Hope of better treatments for rare childhood cancer as disease origin is uncovered.
5 Nov 2020, 9:16 a.m.
GOSH researchers are part of a team of scientists who have identified how a rare form of childhood cancer may originate, according to a new study published today in the New England Journal of Medicine.
The team of researchers from Great Ormond Street Hospital for Children NHS Trust, the UCL Great Ormond Street Institute of Child Health, Wellcome Sanger Institute and the University of Cambridge, Cambridge University Hospitals NHS Foundation Trust hope the findings will provide new options for treatment for bilateral neuroblastoma cancers.
Neuroblastoma is a highly aggressive childhood cancer. About 100 children each year in the UK are affected. It develops from specialised nerve cells - neuroblasts - left behind from a baby's development in the womb.
Neuroblastoma most commonly occurs in one of the adrenal glands above the kidneys. There are several different types of neuroblastoma, with some more aggressive than others. Bilateral neuroblastoma occurs in rare cases where tumours form on both sides of the body - for example in both adrenal glands.
It’s usually assumed that tumours at multiple sites are metastatic and have spread from an original primary tumour.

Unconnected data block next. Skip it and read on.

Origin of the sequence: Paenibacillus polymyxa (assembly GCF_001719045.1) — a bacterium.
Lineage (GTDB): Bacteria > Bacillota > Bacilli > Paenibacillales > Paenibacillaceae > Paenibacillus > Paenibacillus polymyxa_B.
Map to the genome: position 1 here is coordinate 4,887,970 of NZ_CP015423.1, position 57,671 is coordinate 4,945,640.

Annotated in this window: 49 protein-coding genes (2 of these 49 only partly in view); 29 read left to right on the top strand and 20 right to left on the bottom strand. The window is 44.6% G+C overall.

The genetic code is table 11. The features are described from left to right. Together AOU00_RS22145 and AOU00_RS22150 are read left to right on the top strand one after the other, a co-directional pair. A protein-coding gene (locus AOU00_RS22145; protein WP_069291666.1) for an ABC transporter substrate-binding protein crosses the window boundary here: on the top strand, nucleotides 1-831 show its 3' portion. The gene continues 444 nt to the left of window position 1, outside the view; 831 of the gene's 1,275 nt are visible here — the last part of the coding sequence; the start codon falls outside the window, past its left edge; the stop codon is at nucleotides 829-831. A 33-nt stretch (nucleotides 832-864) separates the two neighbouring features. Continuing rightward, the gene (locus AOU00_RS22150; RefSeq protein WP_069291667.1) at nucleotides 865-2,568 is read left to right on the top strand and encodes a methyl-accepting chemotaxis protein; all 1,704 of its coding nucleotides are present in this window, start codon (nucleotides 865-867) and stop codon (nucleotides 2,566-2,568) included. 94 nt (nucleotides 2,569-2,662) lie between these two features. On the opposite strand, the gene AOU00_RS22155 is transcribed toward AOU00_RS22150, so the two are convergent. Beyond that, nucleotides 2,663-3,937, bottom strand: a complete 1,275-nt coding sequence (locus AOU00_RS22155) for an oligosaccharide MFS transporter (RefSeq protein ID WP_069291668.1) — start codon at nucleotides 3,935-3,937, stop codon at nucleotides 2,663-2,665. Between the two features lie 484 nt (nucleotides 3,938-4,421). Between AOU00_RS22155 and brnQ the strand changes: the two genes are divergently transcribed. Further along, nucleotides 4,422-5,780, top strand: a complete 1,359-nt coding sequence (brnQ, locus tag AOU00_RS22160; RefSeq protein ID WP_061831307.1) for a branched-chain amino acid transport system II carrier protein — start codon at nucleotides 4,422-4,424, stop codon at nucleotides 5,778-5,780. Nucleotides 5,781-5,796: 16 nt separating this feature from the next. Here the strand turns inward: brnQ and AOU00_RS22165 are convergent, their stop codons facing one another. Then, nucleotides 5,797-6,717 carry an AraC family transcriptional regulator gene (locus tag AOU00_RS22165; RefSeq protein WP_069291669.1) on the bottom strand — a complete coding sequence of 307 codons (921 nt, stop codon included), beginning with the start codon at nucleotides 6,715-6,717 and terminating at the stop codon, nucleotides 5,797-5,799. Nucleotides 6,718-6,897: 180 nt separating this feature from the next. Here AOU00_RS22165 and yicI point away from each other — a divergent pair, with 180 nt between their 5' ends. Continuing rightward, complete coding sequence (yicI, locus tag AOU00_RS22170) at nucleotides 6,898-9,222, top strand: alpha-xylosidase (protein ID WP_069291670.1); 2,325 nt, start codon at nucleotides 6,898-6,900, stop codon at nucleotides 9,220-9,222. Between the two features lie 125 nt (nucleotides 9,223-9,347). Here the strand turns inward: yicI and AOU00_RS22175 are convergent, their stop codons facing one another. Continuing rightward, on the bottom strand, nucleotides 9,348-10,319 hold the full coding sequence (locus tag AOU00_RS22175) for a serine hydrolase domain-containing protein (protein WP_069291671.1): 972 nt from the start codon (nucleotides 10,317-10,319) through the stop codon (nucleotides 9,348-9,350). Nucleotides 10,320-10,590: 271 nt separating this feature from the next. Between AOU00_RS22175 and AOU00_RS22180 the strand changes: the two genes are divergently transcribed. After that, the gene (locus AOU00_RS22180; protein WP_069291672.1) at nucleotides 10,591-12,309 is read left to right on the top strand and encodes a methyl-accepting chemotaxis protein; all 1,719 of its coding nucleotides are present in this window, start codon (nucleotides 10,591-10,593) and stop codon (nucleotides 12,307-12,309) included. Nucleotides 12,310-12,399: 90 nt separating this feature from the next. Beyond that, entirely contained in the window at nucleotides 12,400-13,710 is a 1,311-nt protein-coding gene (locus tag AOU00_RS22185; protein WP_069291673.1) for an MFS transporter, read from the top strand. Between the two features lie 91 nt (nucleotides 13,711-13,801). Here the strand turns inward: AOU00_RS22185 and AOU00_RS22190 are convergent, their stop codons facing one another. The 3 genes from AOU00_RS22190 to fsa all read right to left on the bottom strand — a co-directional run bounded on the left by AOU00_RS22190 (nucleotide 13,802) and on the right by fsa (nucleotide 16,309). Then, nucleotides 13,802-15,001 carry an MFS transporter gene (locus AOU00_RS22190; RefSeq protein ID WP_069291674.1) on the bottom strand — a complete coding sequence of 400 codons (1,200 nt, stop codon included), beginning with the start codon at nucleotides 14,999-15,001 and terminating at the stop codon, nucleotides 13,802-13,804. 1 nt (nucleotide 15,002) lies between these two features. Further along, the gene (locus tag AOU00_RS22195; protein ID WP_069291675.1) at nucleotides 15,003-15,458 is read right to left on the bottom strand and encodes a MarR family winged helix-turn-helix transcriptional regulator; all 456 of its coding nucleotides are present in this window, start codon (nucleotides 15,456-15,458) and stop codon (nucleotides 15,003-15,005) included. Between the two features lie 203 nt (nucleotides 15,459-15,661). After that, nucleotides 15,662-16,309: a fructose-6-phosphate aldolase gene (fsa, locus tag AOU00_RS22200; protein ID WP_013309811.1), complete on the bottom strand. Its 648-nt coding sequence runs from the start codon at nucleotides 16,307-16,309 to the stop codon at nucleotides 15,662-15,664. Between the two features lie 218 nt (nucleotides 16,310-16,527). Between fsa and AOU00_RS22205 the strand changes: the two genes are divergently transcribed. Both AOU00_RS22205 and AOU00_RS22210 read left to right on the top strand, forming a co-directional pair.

Tracking the origin of bilateral tumours
Researchers studied the genomes of tumours from multiple sites in two patients with the condition. In both cases, the tumours within a patient arose separately from each other and originated during the very early stages of their development, within a few cell divisions after fertilisation. Both children in the study had inherited a genetic mutation that predisposed them to cancer.
Understanding if tumours within a patient are independent or not is vital information for clinicians when deciding the best treatment options. Metastatic tumours are more aggressive and require more intensive treatment than tumours that have remained within their original tissue.
Professor John Anderson, Professor of Experimental Paediatric Oncology and senior author of the study from the UCL Great Ormond Street Institute of Child Health and Great Ormond Street Hospital for Children NHS Foundation Trust, said:
“This is the first time we’ve been able to prove that bilateral neuroblastoma tumours can be independent entities. It is essential for each patient that clinicians can make the distinction between an aggressive tumour that is spreading, and a set of more benign tumours that are localised. If tumours haven’t metastasised, we can consider less intensive treatments, with fewer side effects.”
The researchers suspect that other types of bilateral tumours may also have similar patterns of development. They hope that their findings will be important more widely for analysing and treating such cancers.
This work was funded by Children with Cancer and Wellcome.
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